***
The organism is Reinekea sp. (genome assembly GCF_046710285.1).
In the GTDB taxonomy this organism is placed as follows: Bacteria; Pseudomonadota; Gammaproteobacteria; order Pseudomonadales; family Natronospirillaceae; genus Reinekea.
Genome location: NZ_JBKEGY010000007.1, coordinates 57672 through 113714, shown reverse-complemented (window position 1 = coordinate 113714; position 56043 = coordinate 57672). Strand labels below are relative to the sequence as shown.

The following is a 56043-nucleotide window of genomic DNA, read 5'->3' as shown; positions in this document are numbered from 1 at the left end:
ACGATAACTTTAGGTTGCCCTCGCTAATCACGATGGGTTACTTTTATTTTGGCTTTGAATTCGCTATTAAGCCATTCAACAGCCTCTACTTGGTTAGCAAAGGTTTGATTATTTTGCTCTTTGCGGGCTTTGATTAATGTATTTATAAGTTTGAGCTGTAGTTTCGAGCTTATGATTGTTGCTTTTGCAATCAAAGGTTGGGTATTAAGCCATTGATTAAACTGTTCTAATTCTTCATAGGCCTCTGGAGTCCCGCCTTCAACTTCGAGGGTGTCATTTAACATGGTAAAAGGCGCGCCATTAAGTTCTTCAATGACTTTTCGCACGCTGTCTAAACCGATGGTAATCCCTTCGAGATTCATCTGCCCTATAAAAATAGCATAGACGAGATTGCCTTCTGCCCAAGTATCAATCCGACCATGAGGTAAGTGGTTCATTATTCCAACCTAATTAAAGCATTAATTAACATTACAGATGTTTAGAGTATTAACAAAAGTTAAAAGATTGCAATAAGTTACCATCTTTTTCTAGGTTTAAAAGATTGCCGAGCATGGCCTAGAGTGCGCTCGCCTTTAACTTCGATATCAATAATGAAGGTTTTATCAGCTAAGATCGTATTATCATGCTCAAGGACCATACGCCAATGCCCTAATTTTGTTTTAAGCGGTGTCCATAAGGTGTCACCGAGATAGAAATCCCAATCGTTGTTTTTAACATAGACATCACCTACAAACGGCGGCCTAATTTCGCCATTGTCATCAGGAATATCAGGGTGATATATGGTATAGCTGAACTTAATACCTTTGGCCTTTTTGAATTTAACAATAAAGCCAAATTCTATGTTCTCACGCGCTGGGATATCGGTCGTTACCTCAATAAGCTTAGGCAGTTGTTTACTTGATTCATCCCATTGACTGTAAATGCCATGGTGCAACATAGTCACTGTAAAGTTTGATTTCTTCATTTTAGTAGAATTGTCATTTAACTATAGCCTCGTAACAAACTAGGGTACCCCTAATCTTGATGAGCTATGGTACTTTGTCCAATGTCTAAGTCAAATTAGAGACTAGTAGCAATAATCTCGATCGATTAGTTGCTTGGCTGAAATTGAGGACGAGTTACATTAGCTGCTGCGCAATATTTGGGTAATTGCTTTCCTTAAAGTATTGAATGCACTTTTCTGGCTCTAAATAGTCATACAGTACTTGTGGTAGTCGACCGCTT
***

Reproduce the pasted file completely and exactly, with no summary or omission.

The organism is Reinekea sp. (genome assembly GCF_046710285.1).
In the GTDB taxonomy this organism is placed as follows: Bacteria; Pseudomonadota; Gammaproteobacteria; order Pseudomonadales; family Natronospirillaceae; genus Reinekea.
Genome location: NZ_JBKEGY010000007.1, coordinates 57672 through 113714, shown reverse-complemented (window position 1 = coordinate 113714; position 56043 = coordinate 57672). Strand labels below are relative to the sequence as shown.

The following is a 56043-nucleotide window of genomic DNA, read 5'->3' as shown; positions in this document are numbered from 1 at the left end:
ACGATAACTTTAGGTTGCCCTCGCTAATCACGATGGGTTACTTTTATTTTGGCTTTGAATTCGCTATTAAGCCATTCAACAGCCTCTACTTGGTTAGCAAAGGTTTGATTATTTTGCTCTTTGCGGGCTTTGATTAATGTATTTATAAGTTTGAGCTGTAGTTTCGAGCTTATGATTGTTGCTTTTGCAATCAAAGGTTGGGTATTAAGCCATTGATTAAACTGTTCTAATTCTTCATAGGCCTCTGGAGTCCCGCCTTCAACTTCGAGGGTGTCATTTAACATGGTAAAAGGCGCGCCATTAAGTTCTTCAATGACTTTTCGCACGCTGTCTAAACCGATGGTAATCCCTTCGAGATTCATCTGCCCTATAAAAATAGCATAGACGAGATTGCCTTCTGCCCAAGTATCAATCCGACCATGAGGTAAGTGGTTCATTATTCCAACCTAATTAAAGCATTAATTAACATTACAGATGTTTAGAGTATTAACAAAAGTTAAAAGATTGCAATAAGTTACCATCTTTTTCTAGGTTTAAAAGATTGCCGAGCATGGCCTAGAGTGCGCTCGCCTTTAACTTCGATATCAATAATGAAGGTTTTATCAGCTAAGATCGTATTATCATGCTCAAGGACCATACGCCAATGCCCTAATTTTGTTTTAAGCGGTGTCCATAAGGTGTCACCGAGATAGAAATCCCAATCGTTGTTTTTAACATAGACATCACCTACAAACGGCGGCCTAATTTCGCCATTGTCATCAGGAATATCAGGGTGATATATGGTATAGCTGAACTTAATACCTTTGGCCTTTTTGAATTTAACAATAAAGCCAAATTCTATGTTCTCACGCGCTGGGATATCGGTCGTTACCTCAATAAGCTTAGGCAGTTGTTTACTTGATTCATCCCATTGACTGTAAATGCCATGGTGCAACATAGTCACTGTAAAGTTTGATTTCTTCATTTTAGTAGAATTGTCATTTAACTATAGCCTCGTAACAAACTAGGGTACCCCTAATCTTGATGAGCTATGGTACTTTGTCCAATGTCTAAGTCAAATTAGAGACTAGTAGCAATAATCTCGATCGATTAGTTGCTTGGCTGAAATTGAGGACGAGTTACATTAGCTGCTGCGCAATATTTGGGTAATTGCTTTCCTTAAAGTATTGAATGCACTTTTCTGGCTCTAAATAGTCATACAGTACTTGTGGTAGTCGACCGCTT